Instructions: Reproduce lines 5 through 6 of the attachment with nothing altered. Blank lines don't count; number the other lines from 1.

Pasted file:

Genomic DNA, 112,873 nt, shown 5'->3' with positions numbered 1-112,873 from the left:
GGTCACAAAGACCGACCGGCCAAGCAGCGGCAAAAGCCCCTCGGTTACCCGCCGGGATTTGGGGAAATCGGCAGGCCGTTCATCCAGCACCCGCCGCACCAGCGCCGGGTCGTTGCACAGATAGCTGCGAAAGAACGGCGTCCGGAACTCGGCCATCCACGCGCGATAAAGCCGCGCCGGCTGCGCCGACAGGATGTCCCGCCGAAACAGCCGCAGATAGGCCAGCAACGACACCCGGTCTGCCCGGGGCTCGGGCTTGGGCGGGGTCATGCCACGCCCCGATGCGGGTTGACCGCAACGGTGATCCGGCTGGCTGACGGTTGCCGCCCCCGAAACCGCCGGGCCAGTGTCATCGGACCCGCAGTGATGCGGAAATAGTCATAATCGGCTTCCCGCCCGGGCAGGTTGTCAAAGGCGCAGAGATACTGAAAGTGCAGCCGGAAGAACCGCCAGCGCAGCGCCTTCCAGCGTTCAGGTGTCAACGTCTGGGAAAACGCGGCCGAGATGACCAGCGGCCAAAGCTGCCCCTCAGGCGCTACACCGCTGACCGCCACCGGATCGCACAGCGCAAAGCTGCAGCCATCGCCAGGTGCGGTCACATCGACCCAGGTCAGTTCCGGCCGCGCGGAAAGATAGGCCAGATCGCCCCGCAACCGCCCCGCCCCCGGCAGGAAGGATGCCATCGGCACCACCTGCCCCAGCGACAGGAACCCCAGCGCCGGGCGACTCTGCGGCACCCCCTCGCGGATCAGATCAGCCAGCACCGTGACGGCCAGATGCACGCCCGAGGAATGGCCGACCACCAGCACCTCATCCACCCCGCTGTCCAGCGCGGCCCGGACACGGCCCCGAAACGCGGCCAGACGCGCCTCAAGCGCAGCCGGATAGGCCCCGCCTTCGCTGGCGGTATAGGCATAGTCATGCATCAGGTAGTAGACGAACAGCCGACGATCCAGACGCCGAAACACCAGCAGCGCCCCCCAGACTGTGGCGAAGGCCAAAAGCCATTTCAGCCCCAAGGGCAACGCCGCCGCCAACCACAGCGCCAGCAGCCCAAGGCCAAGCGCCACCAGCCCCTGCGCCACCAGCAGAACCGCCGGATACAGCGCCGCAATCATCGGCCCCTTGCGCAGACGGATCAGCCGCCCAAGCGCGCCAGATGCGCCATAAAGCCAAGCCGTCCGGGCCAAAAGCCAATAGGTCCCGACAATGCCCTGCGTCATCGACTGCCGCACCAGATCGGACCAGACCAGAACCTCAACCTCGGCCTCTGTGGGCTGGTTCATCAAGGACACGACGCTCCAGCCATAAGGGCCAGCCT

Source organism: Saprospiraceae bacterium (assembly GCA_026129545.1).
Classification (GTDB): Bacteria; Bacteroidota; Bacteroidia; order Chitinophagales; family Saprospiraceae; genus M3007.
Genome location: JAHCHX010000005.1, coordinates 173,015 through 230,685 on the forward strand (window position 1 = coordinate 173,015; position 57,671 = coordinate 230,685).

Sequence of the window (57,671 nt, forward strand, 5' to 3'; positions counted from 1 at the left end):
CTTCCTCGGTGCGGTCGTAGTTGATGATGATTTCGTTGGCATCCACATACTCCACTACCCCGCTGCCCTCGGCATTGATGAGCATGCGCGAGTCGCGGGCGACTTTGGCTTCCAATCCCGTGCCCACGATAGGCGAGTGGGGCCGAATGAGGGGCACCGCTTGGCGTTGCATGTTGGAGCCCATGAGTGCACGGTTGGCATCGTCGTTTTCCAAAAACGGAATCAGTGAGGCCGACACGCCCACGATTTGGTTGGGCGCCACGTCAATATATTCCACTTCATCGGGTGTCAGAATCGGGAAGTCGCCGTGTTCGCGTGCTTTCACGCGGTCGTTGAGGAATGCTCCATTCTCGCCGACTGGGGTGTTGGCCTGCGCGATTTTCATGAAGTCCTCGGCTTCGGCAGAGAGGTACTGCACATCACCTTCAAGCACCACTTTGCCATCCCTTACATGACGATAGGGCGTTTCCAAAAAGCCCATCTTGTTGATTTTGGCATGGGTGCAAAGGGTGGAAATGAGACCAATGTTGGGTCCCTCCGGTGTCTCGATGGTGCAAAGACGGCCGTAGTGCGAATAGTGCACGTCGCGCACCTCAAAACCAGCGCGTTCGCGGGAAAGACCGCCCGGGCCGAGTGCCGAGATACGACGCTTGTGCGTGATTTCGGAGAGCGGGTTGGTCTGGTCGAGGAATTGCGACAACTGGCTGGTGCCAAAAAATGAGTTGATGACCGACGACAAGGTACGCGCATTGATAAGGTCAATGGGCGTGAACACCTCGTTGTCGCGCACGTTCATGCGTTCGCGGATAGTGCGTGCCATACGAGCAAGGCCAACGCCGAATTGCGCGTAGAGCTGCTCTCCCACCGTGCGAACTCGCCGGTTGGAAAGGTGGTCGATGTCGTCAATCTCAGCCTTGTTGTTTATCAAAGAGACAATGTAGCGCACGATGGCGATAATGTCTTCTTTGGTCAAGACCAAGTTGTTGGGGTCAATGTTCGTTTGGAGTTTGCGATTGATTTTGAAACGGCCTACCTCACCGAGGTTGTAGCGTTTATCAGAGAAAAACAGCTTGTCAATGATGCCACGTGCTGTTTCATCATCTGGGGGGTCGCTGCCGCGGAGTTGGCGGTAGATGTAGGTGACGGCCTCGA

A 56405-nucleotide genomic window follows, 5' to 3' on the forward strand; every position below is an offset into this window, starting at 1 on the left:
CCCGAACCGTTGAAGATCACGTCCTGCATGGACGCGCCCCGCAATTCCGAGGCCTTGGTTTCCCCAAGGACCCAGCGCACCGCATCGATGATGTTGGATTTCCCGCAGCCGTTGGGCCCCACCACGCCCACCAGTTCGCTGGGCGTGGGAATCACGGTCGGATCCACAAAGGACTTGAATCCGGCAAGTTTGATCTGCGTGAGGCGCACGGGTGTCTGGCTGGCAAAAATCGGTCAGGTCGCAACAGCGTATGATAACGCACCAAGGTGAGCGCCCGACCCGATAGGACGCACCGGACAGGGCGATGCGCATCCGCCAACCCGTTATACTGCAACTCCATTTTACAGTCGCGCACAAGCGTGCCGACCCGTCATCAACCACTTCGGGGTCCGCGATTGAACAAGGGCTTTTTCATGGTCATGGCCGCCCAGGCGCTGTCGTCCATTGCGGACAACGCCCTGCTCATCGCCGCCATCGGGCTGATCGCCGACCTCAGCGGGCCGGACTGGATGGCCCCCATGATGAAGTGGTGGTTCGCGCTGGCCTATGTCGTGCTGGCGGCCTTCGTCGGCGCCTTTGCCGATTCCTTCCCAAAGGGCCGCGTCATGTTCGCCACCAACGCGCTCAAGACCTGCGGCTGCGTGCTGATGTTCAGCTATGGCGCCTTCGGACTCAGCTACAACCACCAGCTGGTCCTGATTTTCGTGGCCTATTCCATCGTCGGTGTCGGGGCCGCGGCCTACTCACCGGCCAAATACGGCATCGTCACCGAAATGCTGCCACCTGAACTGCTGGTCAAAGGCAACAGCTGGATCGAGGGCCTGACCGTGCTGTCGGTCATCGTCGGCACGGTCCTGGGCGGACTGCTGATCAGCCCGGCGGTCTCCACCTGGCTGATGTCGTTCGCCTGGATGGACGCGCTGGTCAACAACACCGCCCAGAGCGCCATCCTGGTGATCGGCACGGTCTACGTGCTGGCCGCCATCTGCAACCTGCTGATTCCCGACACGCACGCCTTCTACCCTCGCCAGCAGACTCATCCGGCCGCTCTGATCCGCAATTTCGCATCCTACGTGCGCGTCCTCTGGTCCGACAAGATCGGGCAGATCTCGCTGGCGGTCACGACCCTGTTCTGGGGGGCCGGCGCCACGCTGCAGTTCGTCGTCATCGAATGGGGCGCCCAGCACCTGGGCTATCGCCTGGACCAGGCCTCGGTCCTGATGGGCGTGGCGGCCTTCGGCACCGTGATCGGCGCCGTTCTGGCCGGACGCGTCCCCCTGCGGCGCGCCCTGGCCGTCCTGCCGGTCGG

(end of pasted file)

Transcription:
Genome location: JAHCHX010000005.1, coordinates 173,015 through 230,685 on the forward strand (window position 1 = coordinate 173,015; position 57,671 = coordinate 230,685).

Sequence of the window (57,671 nt, forward strand, 5' to 3'; positions counted from 1 at the left end):